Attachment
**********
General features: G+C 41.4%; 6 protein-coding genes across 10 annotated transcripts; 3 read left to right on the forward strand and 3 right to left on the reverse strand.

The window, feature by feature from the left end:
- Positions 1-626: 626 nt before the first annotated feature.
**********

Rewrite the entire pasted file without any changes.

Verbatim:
General features: G+C 41.4%; 6 protein-coding genes across 10 annotated transcripts; 3 read left to right on the forward strand and 3 right to left on the reverse strand.

The window, feature by feature from the left end:
- Positions 1-626: 626 nt before the first annotated feature.